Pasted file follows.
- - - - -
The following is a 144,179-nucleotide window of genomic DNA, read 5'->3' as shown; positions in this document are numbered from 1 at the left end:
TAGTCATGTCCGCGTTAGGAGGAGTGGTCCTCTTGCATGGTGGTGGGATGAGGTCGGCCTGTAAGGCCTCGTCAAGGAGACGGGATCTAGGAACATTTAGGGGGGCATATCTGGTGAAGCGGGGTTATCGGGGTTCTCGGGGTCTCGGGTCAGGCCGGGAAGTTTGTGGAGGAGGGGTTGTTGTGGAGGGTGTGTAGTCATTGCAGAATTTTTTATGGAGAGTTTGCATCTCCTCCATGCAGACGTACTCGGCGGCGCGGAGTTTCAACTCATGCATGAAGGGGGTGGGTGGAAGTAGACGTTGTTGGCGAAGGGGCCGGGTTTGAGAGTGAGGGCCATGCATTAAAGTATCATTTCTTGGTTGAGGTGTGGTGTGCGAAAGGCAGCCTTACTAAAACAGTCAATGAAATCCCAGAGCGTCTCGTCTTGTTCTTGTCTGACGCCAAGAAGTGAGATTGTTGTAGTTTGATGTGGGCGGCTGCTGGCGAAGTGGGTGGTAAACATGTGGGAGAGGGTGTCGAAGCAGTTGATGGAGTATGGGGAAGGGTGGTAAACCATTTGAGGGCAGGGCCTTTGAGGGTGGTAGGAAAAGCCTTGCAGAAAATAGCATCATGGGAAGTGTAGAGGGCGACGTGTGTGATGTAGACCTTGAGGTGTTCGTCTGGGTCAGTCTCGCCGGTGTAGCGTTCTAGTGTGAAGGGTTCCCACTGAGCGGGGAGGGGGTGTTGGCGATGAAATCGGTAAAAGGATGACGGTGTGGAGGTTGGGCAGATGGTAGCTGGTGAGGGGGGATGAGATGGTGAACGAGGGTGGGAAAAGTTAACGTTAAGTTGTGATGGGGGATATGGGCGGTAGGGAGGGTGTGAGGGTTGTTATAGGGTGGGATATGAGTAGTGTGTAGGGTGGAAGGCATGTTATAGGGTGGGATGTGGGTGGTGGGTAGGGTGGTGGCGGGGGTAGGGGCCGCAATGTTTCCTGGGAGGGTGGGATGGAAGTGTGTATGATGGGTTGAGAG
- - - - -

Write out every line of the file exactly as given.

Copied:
The following is a 144,179-nucleotide window of genomic DNA, read 5'->3' as shown; positions in this document are numbered from 1 at the left end:
TAGTCATGTCCGCGTTAGGAGGAGTGGTCCTCTTGCATGGTGGTGGGATGAGGTCGGCCTGTAAGGCCTCGTCAAGGAGACGGGATCTAGGAACATTTAGGGGGGCATATCTGGTGAAGCGGGGTTATCGGGGTTCTCGGGGTCTCGGGTCAGGCCGGGAAGTTTGTGGAGGAGGGGTTGTTGTGGAGGGTGTGTAGTCATTGCAGAATTTTTTATGGAGAGTTTGCATCTCCTCCATGCAGACGTACTCGGCGGCGCGGAGTTTCAACTCATGCATGAAGGGGGTGGGTGGAAGTAGACGTTGTTGGCGAAGGGGCCGGGTTTGAGAGTGAGGGCCATGCATTAAAGTATCATTTCTTGGTTGAGGTGTGGTGTGCGAAAGGCAGCCTTACTAAAACAGTCAATGAAATCCCAGAGCGTCTCGTCTTGTTCTTGTCTGACGCCAAGAAGTGAGATTGTTGTAGTTTGATGTGGGCGGCTGCTGGCGAAGTGGGTGGTAAACATGTGGGAGAGGGTGTCGAAGCAGTTGATGGAGTATGGGGAAGGGTGGTAAACCATTTGAGGGCAGGGCCTTTGAGGGTGGTAGGAAAAGCCTTGCAGAAAATAGCATCATGGGAAGTGTAGAGGGCGACGTGTGTGATGTAGACCTTGAGGTGTTCGTCTGGGTCAGTCTCGCCGGTGTAGCGTTCTAGTGTGAAGGGTTCCCACTGAGCGGGGAGGGGGTGTTGGCGATGAAATCGGTAAAAGGATGACGGTGTGGAGGTTGGGCAGATGGTAGCTGGTGAGGGGGGATGAGATGGTGAACGAGGGTGGGAAAAGTTAACGTTAAGTTGTGATGGGGGATATGGGCGGTAGGGAGGGTGTGAGGGTTGTTATAGGGTGGGATATGAGTAGTGTGTAGGGTGGAAGGCATGTTATAGGGTGGGATGTGGGTGGTGGGTAGGGTGGTGGCGGGGGTAGGGGCCGCAATGTTTCCTGGGAGGGTGGGATGGAAGTGTGTATGATGGGTTGAGAG